Nickerson Field - Boston University Terriers
Photos by Paul Baker, Stadium Journey
Stadium Info FANFARE Score: 2.71
285 Babcock St.
Boston, MA 02215
Boston University Lacrosse website
Year Opened: 1915
A Historic Home
Nickerson Field, located on the Boston University campus, is the home of the Boston University lacrosse and soccer teams. It previously served as home of the BU football team before the school disbanded the program after the 1997 season. The field is named for William Emery Nickerson, a partner of King C. Gillette during the early years of the Gillette Safety Razor Company, who was the principal inventor of machinery to manufacture the first Gillette safety razors. Nickerson was also a BU trustee and benefactor of the Terrier football squad.
More notably, the site of Nickerson Field was originally Braves Field, the home of Major League Baseball’s Boston Braves from 1915-1953, before the team moved to Milwaukee. Parts of Braves Field remain as parts of Nickerson Field, including the entry gate and right field pavilion. The old ticket offices have been converted for use by the school’s police department. Several other teams, including the Boston Patriots, have called Nickerson Field home over the years.
The Boston University lacrosse team was founded in 2014. In their decade of play, the Terriers have won one Patriot League championship and have qualified for one NCAA tournament, both in 2022.
Food & Beverage 0
Despite the presence of several concession stands at Nickerson Field, there are no food or beverages available for purchase at a Terriers lacrosse game. Fans are welcome to bring in their own snacks to enjoy during the game. With City Convenience store located just beyond the southwest end zone, it’s simple enough to pick something up. Fans can even leave the game, run over to the store to pick something up and come right back.
You wouldn’t expect an elaborate game day presentation at a college lacrosse game with the smallish crowds present at a place like Nickerson Field, and you won’t get one here. That doesn’t mean that you won’t enjoy your time at a BU lacrosse game. The fans are into the action, connected to the players on the field, and boisterous in their support. Lacrosse games are a lot of fun to experience.
There is a decent-sized video scoreboard in the northeast end zone, which is somehow swallowed up by the size of Nickerson Field. The scoreboard provides replays, some graphics and basic game statistics. The only speakers in the facility are located near the scoreboard, which mutes the music and PA announcements. While it’s a pleasant change to not be overwhelmed by noise throughout a game, it can be hard to hear game information.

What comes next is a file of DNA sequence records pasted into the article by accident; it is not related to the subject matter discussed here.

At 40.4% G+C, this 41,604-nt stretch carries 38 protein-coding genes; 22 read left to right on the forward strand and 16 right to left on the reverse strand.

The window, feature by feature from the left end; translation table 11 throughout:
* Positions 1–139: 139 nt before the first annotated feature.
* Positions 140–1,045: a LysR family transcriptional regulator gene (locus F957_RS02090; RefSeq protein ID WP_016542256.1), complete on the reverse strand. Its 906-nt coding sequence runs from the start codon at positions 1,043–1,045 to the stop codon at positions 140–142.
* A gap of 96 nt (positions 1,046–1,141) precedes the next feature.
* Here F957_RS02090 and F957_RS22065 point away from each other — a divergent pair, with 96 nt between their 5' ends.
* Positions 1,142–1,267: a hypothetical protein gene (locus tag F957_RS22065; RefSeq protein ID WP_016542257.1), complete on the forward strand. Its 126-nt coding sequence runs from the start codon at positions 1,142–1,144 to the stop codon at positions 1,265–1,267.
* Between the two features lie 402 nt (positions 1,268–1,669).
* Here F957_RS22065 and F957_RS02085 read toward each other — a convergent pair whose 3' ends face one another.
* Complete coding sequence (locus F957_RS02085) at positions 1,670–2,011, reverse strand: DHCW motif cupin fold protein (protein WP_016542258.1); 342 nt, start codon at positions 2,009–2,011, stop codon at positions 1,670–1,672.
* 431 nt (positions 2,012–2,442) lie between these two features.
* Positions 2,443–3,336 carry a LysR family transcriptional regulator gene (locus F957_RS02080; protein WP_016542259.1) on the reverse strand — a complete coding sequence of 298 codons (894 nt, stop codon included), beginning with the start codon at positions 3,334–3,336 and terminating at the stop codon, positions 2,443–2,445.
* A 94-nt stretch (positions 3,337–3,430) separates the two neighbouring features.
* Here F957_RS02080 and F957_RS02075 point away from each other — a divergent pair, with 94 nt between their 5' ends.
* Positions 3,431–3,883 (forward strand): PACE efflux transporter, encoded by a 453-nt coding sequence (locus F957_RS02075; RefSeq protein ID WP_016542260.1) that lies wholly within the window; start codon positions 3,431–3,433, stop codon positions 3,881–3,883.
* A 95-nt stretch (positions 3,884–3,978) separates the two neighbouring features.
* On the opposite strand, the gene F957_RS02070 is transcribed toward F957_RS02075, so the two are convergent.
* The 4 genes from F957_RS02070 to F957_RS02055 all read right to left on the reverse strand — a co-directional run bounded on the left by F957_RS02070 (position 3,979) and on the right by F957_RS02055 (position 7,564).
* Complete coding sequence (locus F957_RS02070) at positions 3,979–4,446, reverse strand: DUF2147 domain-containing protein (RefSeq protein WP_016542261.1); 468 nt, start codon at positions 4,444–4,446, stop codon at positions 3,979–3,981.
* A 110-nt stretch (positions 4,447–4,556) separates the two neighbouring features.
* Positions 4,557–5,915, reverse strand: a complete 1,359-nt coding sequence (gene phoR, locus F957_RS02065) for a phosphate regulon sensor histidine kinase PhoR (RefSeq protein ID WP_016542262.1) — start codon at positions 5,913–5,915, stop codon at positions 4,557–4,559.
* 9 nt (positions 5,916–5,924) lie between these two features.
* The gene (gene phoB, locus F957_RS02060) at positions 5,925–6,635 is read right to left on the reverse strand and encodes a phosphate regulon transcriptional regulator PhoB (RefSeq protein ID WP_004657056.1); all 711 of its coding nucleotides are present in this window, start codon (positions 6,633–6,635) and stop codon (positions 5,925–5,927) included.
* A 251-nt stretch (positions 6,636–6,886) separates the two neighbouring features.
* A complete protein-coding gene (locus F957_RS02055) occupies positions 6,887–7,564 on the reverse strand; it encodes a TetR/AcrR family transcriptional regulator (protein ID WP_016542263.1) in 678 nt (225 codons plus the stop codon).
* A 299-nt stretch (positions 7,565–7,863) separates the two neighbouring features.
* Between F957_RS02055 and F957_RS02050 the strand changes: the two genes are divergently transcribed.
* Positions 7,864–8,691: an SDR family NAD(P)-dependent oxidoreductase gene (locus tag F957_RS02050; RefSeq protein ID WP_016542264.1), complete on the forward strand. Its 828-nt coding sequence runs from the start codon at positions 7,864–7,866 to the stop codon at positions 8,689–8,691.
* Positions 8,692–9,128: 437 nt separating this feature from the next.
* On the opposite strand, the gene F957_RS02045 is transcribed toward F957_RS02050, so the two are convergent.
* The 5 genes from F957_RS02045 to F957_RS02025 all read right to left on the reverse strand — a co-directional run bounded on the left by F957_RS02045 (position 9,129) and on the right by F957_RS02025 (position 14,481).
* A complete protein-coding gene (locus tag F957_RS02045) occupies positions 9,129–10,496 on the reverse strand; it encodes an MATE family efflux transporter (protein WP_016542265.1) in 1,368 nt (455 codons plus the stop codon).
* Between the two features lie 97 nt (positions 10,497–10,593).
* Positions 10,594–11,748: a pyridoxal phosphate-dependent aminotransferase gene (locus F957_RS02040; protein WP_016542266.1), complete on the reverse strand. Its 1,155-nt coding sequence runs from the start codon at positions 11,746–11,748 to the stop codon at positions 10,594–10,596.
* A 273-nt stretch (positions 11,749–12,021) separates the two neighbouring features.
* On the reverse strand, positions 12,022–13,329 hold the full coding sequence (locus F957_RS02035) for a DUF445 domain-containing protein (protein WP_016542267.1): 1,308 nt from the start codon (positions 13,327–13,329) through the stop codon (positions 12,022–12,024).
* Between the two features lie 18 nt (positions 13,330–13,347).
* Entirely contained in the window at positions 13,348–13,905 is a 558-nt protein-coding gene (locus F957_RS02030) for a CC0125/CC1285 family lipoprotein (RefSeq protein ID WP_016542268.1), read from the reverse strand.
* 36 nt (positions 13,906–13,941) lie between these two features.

Youth lacrosse teams take the field at halftime and fill Nickerson Field with noise throughout the game. Sports historians will certainly enjoy the photos that line the concourse from throughout the stadium’s long lifespan.
Boston University is an urban campus, straddling Commonwealth Avenue for approximately a mile and a half on the Boston/Brookline border. While this area of Boston isn’t considered a popular tourist destination, there are still plenty of things to do in the vicinity.
Located adjacent to Nickerson Field are several of Boston University’s athletic facilities, including Agganis Arena, Case Gymnasium and Walter Brown Arena.
Fans coming to the BU campus will find plenty of choices nearby if eating before or after the game. Raising Cain is a popular fast-food place known for their variety of chicken wings, located about a block from Nickerson Field. T’s Pub is a popular gathering spot on Commonwealth Ave, as is Sunset Cantina, which features Mexican-style fare. There are several excellent Thai restaurants around, including the Brown Sugar Café.
The Paradise Rock Club, known for giving bands like U2, Phish and REM their first area shows, is located on Commonwealth Avenue right in front of Nickerson Field. It continues to host both local acts and up-and-coming national acts.